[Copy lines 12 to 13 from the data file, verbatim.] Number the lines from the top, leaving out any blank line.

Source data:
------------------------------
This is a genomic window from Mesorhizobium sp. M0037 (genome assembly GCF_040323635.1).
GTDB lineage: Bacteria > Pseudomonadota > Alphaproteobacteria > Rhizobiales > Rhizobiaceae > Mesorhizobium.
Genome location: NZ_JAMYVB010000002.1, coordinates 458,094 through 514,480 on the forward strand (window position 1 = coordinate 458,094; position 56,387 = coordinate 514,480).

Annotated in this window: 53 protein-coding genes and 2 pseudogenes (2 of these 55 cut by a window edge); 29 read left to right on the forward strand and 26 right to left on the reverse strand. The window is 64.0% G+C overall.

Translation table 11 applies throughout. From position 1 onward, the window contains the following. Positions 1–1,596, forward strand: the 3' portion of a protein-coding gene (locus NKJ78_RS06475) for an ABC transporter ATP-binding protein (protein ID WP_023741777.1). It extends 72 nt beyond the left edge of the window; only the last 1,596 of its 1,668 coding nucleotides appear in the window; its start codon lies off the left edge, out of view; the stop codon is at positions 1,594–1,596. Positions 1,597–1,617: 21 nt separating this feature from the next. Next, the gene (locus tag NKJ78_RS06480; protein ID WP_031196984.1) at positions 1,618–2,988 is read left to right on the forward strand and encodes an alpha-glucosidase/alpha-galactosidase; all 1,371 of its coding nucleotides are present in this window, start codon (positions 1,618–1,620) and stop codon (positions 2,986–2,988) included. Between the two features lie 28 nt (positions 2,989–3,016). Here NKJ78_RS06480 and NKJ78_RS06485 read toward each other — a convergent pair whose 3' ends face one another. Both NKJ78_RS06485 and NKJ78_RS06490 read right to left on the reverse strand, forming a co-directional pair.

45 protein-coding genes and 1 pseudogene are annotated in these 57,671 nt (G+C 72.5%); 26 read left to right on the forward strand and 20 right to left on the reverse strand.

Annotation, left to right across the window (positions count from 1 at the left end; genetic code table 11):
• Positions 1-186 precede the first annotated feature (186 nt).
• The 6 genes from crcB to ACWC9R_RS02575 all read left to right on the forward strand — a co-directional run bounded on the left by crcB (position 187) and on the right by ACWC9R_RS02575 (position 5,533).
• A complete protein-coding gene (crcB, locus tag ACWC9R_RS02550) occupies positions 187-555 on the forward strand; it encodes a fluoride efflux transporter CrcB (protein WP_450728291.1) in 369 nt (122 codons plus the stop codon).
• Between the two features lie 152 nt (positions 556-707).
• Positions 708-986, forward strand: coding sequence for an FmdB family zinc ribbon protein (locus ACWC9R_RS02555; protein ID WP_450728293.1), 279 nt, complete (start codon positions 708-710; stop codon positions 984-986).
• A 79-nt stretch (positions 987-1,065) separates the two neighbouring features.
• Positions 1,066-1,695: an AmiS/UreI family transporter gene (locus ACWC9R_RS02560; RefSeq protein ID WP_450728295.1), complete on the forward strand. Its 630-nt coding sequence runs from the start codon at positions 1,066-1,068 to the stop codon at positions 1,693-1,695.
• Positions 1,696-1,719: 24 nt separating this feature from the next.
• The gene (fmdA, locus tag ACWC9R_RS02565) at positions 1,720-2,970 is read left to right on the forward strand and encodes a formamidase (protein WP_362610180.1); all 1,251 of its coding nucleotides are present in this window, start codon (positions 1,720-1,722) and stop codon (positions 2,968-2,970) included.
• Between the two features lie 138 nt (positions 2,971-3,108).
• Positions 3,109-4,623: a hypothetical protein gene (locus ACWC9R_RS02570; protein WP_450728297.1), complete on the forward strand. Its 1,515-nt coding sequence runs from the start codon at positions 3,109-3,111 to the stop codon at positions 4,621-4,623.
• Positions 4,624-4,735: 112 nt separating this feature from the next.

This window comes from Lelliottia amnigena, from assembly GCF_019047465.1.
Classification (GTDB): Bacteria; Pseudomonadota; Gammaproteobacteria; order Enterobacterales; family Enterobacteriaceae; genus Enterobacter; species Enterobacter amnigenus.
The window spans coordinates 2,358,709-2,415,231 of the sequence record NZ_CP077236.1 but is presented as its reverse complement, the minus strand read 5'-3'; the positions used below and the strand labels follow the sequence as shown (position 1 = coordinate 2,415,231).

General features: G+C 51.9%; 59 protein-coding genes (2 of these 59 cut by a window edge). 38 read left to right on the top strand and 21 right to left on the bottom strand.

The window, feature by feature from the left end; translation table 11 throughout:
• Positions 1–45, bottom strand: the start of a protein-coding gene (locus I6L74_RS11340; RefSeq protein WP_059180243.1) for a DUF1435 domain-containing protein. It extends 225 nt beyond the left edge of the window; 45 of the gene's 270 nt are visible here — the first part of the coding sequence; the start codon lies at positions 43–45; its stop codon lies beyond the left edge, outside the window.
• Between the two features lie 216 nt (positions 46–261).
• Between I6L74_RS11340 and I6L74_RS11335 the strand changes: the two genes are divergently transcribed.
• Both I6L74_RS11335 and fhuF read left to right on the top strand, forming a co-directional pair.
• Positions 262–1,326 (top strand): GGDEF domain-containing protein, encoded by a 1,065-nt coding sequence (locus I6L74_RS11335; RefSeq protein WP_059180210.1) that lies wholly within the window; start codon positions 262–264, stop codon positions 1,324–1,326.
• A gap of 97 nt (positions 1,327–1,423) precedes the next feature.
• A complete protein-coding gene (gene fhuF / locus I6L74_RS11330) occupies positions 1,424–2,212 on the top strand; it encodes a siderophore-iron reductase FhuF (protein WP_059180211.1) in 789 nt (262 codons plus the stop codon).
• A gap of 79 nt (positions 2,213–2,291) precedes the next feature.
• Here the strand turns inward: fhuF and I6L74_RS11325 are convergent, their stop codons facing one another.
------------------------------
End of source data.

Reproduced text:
• Positions 708-986, forward strand: coding sequence for an FmdB family zinc ribbon protein (locus ACWC9R_RS02555; protein ID WP_450728293.1), 279 nt, complete (start codon positions 708-710; stop codon positions 984-986).
• A 79-nt stretch (positions 987-1,065) separates the two neighbouring features.